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that he must either boldly aim at all, or attempt nothing. From the time that Pizarro obtained possession of the government of Peru, he inculcated the same maxim with greater. earneftness. Upon receiving an account of the victory at Quito, he remonstrated with him in a tone ftill more peremptory. „ You have usurped (said he, in a letter written to Pizarro on that occasion, the supreme power in this country, in contempt of the emperor's commission to the viceroy. You have marcheed, in hostile array, against the royal standard; you have attacked the representative of your sovereign in the field, have defeated him, and cut off his head. Think not that ever a monarch will forgive such insults on his dignity, or that any reconciliation with him can be cordial or fincere. Depend no longer on the precarious favour of another. Afsume yourself the fovereignty over a country, to the dominion of which your family has a title founded on the rights both of discovery and conquest. It is in your power to attach every Spaniard in Peru of any consequence inviolably to your interest by liberal grants of lands and of India ans, or by inftituting ranks of nobility, and creating titles of honour fimilar to those which are courted with so much eagerness in Europe. By establishing orders of knighthood, with privileges and distinctions resembling those in Spain, you may bestow a gratification upon the offi
cers in your service , fuited to the ideas of mi, litary men. Nor is it to your countrymen only that you ought to attend; endeavour to gain the natives. By marrying the Coya, or daughter of the Sun next in succession to the crown, you will induce the Indians , out of veneration for the blood of their ancient princes, to unite with the Spaniards in support of your authority. Thus, at the head of the ancient inhabitants of Peru, as well as of the new settlers there, you may set at defiance the power of Spain, and repel with ease any feeble force which it can send at such a distance. “ Cepeda, the lawyer, who was now Pizarro's confidential counsellor, warmly seconded Carvajal's ex, hortations, and employed whatever learning he possessed in demonstrating, that all the founders of great monarchies had been raised to, pre - eminence, not by the antiquity of their lineage, or the validity of their rights, but by their own aspiring valour and personal merit, z)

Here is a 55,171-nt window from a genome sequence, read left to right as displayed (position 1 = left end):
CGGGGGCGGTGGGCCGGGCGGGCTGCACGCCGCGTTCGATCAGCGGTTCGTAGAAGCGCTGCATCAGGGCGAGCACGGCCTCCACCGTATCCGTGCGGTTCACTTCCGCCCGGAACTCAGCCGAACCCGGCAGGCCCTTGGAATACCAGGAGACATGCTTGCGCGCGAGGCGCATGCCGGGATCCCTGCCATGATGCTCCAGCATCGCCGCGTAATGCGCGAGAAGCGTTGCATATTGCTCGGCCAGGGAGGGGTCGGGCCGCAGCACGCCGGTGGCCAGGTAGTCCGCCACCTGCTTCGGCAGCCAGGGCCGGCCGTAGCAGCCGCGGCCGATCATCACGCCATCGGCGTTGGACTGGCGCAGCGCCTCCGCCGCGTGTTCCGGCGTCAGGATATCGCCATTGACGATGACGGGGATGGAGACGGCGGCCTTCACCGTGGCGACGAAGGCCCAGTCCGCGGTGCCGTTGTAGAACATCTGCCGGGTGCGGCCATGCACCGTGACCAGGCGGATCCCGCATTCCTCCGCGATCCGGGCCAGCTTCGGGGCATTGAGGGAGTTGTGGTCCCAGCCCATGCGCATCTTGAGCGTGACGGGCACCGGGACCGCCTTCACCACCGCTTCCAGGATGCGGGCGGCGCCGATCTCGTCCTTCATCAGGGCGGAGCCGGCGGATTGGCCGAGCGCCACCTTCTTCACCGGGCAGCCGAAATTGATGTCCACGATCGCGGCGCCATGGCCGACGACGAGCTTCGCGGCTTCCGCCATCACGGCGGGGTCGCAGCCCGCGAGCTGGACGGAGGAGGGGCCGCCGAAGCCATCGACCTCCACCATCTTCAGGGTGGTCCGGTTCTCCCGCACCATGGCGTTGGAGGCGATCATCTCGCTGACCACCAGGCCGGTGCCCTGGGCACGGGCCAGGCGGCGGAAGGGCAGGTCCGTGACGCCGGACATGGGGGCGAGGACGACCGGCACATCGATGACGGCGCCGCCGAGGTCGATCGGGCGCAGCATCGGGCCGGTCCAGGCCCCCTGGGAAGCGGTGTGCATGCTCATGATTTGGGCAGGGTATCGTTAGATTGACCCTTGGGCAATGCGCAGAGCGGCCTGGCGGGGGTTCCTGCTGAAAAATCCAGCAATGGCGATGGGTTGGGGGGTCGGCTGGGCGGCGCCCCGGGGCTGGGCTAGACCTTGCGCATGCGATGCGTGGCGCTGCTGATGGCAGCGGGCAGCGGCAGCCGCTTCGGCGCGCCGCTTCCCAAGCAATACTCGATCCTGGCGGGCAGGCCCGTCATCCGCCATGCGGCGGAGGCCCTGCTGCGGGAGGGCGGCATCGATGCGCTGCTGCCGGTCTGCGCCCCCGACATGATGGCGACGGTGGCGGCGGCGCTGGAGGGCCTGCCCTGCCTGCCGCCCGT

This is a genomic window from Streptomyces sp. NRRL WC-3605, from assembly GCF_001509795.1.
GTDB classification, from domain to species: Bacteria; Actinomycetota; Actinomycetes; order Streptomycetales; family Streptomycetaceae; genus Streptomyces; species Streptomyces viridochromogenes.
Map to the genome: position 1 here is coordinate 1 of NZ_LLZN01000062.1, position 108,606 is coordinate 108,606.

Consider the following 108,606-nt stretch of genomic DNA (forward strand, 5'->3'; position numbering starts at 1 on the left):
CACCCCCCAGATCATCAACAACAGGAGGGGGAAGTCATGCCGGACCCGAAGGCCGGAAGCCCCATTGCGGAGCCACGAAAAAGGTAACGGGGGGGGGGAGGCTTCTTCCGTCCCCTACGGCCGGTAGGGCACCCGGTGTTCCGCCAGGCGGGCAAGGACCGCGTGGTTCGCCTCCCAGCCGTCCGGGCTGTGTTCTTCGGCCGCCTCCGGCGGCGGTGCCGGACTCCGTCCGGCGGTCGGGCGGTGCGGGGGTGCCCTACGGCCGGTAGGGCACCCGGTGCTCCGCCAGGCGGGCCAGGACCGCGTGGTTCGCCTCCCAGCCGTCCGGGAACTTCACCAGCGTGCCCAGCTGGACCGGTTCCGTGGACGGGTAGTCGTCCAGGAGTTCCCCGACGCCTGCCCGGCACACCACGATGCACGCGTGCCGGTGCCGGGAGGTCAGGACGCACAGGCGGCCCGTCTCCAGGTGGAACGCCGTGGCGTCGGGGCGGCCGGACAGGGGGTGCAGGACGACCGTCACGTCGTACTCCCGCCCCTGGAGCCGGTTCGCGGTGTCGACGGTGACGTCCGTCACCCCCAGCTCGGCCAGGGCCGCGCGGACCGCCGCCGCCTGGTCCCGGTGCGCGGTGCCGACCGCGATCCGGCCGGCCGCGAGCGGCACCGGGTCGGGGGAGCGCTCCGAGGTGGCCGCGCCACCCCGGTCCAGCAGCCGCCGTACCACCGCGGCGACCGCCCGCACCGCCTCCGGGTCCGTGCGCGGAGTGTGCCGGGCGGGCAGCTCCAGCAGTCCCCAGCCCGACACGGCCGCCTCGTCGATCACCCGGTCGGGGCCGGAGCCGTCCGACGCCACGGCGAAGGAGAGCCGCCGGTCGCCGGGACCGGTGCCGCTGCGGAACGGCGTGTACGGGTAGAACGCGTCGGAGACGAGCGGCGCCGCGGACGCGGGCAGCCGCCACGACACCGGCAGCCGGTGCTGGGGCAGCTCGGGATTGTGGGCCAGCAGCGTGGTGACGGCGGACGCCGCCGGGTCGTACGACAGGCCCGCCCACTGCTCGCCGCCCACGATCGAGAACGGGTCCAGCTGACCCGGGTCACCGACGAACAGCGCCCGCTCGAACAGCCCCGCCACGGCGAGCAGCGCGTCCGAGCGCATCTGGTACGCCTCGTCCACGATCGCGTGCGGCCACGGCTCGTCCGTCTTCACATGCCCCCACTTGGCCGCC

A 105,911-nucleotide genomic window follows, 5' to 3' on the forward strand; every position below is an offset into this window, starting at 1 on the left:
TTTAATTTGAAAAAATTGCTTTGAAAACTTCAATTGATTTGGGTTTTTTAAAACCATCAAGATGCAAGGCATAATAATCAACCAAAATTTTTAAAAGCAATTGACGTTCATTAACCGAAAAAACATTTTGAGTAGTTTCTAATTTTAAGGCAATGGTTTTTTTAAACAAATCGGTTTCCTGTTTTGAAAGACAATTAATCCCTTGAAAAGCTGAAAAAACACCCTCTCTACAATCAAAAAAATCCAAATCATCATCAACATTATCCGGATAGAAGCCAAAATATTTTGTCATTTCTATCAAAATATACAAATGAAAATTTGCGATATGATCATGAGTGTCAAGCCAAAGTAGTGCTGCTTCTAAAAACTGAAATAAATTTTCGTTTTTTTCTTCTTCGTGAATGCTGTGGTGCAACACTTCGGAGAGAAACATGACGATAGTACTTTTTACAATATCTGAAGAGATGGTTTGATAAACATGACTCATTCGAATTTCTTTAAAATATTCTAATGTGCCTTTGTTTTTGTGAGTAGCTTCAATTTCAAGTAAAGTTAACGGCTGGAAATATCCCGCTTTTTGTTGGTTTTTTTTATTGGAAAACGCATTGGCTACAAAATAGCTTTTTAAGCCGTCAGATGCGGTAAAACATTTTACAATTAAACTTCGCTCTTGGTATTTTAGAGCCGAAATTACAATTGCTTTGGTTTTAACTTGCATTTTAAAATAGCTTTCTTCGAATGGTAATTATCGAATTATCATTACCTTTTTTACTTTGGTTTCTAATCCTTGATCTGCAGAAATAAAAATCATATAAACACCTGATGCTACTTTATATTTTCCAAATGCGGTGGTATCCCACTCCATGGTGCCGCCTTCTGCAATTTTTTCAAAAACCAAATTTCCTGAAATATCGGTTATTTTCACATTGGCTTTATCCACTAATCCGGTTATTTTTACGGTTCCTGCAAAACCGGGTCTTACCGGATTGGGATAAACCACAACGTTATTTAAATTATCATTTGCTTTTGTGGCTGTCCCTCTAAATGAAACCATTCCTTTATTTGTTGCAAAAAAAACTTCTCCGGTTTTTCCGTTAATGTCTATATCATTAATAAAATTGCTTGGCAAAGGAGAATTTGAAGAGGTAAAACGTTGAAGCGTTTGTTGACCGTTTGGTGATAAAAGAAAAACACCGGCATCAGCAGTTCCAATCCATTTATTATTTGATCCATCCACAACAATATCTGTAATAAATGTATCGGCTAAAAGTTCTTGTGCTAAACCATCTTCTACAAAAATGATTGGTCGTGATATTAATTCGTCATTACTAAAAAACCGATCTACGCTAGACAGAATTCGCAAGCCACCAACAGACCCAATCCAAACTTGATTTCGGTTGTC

But chufes to negociate with the court of. Spain.
Pizarro listened attentively to both, and could not conceal the satisfaction with which he contemplated the object that they presented to his view. But happily for the tranquillity of the world, few men possess that superior strength of mind, and extent of abilities, which are
2) Vega, p. II. lib. iv. c. 40. Fernandez, lib. i. c. 34.
lib. ii. c. I. 49. Herrera, dec, 8. lib. ii. c. 10.
capable of forming and executing such daring schemes, as cannot be accomplished without overturning the established order of fociety, and violating those maxims of duty which men are accustomed to hold sacred. The mediocrity of Pizarro's talents circumscribed his ambition within more narrow limits. Inftead of aspiring at independent power, he confined his views to the obtaining from the court of Spain a confirmation of the authority which he now poffefsed; and for that purpose, he sent an officer of distinction thither, to give such a representation of his conduct, and of the state of the country, as might induce the emperor and his minifters, either from inclination or from necessity, to continue him in his present station.